81. At Starkville (w. of Columbus on 82), a Wesley Foundation serves the students of Mississippi State University in a new building. The First Methodist Church, (near downtown) is successor to the society organized in 1835. first building was erected 1839.
82. at Mathiston (w. of Starkville, on 82) Wood College is one-half mile north of the junction of 82 and 15, near the Natchez Trace. This school, organized in 1885, has been sponsored by the woman's Division and the North Mississippi Conference to serve low-income youth. It has a unique work-study program. Visit its Museum Gallery in Wood Memorial Building and its rustic "Cathedral in the Pines."Grenada-Oxford Area
83. Grenada ( junction 51 and 8 ) was the site of the headquarters building of the former North Mississippi Conference. Grenada College, a junior college for girls, was operated by the North Mississippi Conference in Grenada from 1882 to about 1950, when it was merged with Millsaps.
84. At Water Valley Methodist Church (n.e. of Grenada, on 7), in 1870, the North Mississippi Conference was organized. The territory and churches involved had been previously in the Mississippi and Memphis Conferences. Site of first Mississippi Methodist Orphanage.
85. At Oxford (n. of Water Valley, at junction of 7 and 6), the University Methodist Church and the Wesley Foundation, serve the town and the students of the University of Mississippi ("Ole Miss"). In the Oxford cemetery are the graves of L.Q.C. Lamar and A. B. Longstreet.
86. Near Oxford if the Old Oxford Campground where camp meetings were held nearly 100 years.
87. Lake Camp Stephens, the assembly grounds for North Mississippi Methodism, is near Oxford to the southeast.
88. Rust College, Holly Springs, the oldest of the nation's Methodist colleges traditionally operated for Negroes, is on the northern edge of Holly Springs (near the intersection of 7 and 78). Established by the Freedmen's Aid Society in 1866 and named for the secretary of that society, the college is supported by the conferences in the Minnesota, Iowa, Dakotas, Jackson, and Birmingham Areas of The Methodist Church. It is related to both the Board of Missions and the Board of Education. There are 18 main buildings on about 60 acres of land - and about 550 students. The McCoy Administration Building and the new Science Building especially merit a visit on the campus of the four-year liberal arts college.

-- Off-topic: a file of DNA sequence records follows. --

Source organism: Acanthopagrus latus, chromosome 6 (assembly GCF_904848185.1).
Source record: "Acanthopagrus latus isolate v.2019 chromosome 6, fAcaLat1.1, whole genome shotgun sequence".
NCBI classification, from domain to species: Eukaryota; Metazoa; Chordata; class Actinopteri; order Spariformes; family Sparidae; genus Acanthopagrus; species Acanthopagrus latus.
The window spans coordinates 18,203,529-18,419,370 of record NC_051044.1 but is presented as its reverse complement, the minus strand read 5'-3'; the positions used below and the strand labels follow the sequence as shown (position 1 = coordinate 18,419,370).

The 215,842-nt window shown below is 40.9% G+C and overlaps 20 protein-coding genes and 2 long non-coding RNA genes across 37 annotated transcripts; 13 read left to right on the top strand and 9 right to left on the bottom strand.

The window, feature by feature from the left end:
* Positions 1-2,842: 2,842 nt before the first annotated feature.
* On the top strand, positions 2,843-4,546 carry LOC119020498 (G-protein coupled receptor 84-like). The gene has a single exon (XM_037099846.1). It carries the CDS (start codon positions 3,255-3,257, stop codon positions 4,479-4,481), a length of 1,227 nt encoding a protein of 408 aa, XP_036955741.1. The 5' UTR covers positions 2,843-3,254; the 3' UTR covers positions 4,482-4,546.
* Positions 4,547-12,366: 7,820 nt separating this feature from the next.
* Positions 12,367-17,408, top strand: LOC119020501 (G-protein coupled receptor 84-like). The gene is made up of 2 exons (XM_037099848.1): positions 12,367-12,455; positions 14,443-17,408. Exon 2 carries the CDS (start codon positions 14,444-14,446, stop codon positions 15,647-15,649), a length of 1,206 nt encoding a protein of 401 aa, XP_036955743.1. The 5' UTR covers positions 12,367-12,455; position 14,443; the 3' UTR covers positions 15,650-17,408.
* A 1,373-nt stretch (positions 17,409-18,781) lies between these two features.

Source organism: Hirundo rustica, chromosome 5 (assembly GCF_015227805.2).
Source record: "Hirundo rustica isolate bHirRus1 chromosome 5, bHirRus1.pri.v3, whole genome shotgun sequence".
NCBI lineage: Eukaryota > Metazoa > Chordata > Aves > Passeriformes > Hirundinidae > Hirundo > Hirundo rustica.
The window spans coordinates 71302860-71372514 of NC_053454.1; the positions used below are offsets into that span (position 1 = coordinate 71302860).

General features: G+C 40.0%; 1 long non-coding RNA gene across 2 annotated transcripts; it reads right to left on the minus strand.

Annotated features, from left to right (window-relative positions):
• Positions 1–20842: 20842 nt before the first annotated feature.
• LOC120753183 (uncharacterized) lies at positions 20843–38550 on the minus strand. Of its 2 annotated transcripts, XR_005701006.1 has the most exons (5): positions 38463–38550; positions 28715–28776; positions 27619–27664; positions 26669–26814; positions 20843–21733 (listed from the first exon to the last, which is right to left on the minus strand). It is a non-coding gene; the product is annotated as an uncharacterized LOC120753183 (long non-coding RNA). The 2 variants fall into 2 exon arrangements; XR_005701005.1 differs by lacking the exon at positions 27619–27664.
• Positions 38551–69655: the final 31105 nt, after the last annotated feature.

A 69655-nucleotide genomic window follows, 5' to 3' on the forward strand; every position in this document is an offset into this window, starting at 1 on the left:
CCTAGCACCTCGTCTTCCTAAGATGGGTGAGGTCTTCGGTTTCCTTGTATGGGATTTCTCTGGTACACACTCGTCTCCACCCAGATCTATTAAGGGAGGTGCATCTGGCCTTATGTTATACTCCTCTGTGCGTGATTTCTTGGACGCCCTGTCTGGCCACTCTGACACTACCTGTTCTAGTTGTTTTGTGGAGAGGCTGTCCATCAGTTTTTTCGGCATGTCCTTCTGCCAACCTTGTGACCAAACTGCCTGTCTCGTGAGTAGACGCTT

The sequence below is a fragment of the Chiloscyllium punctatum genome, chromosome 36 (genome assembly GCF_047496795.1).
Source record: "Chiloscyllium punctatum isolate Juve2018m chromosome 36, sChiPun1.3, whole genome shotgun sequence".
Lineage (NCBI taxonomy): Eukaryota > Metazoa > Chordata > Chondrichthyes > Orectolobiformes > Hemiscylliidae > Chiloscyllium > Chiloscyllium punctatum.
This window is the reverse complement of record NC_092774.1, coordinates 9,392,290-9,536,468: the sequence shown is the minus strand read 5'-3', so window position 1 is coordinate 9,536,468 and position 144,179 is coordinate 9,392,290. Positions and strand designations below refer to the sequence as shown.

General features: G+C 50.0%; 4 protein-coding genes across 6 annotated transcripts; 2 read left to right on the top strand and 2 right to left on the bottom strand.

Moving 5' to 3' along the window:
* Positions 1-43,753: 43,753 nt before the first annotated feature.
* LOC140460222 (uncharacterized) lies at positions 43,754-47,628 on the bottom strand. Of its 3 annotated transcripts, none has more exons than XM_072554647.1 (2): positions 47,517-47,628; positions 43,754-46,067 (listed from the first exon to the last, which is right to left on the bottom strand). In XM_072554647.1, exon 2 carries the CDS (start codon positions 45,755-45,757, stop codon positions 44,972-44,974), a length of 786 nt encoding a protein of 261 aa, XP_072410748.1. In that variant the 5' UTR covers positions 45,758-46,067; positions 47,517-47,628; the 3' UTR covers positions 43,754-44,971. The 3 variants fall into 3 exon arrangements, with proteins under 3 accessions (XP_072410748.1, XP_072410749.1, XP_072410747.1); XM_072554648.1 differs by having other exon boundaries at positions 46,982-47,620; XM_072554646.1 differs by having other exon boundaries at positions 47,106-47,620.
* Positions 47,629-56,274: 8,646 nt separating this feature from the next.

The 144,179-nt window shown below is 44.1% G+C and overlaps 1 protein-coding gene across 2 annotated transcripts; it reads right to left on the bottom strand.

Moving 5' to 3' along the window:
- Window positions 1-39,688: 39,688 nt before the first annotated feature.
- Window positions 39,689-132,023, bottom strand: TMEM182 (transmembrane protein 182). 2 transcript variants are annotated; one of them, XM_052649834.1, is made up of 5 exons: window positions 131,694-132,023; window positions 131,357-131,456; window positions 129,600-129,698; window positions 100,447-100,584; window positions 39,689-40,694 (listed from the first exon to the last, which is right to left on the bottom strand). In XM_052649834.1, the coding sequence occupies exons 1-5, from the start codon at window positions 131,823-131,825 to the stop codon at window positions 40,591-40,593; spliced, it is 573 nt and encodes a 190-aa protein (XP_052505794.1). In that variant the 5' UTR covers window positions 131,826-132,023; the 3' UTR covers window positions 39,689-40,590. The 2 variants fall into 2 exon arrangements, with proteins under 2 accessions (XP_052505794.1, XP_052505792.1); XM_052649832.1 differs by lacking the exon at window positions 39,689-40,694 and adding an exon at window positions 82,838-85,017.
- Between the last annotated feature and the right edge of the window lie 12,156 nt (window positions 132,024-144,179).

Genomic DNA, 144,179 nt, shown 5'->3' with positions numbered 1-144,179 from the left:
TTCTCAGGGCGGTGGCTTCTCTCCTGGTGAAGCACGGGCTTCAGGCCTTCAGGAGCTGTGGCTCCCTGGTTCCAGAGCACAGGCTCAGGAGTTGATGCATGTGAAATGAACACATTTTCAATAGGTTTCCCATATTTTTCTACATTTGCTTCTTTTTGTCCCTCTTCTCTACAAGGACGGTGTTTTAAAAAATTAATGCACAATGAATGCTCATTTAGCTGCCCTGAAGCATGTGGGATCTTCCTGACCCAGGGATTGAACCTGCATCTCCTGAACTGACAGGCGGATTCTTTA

89. In Holly Springs (n. of Oxford on 7, at junction of 78) the Methodist church was constructed in 1849 and additions were made in the 70's (the congregation dates back to 1837). For a while after the courthouse was burned during the Civil War, court was held on the lower floor of the church.
90. Yalobusha Circuit was organized 1834 along Yalobusha River in Grenada County.
91. Snowdown Church (Tishomingo County), organized 1850.
Further Research Proposed:
1. Indian Mission
3. Mars Hill (Montgomery County) 1850s
4. Davis Chapel (Panola County) 1850s
5. Howell's or Pleasant Hill (Tishomingo County) 1850s
6. Union Grove (Tishomingo County) 1850s
7. Cross Roads (Calhoun County) 1850s
8. Corinth (Alcorn County) 1850s
9. Midway (Carroll County) 1850s
10. Pine chapel (Webster County) 1850s
11. Prospect (Chickasaw County) 1850s
12. George's Chapel (Chickasaw County) 1850s
13. Liberty Hill (Holmes County) 1850s
14. Richland (Holmes County) 1850s
15. Benela (Calhoun County) 1850
16. Rocky Springs (Tishomingo County) 1850
17. Hubbard Salem (Tishomingo County) 1850
18. Piney Springs (Tishomingo County) 1850
19. Pine Chapel at Clarkson (Webster County) 1850
20. Leganon (Webster County) 1850
21. Pittsboro (Calhoun County) 1853
22. Friendship (Montgomery County) 1853
23. Shiloh (Holmes County) 1854
24. Wheeler's Chapel and Pleasant Valley (Alcorn County) combined to form Kossuth in 1854
25. Providence (Attala County) 1857
28. Bartick (Tishomingo County) 1858
29. Paradise (Tishomingo County), 1858
30. Bera (Tishomingo County), 1858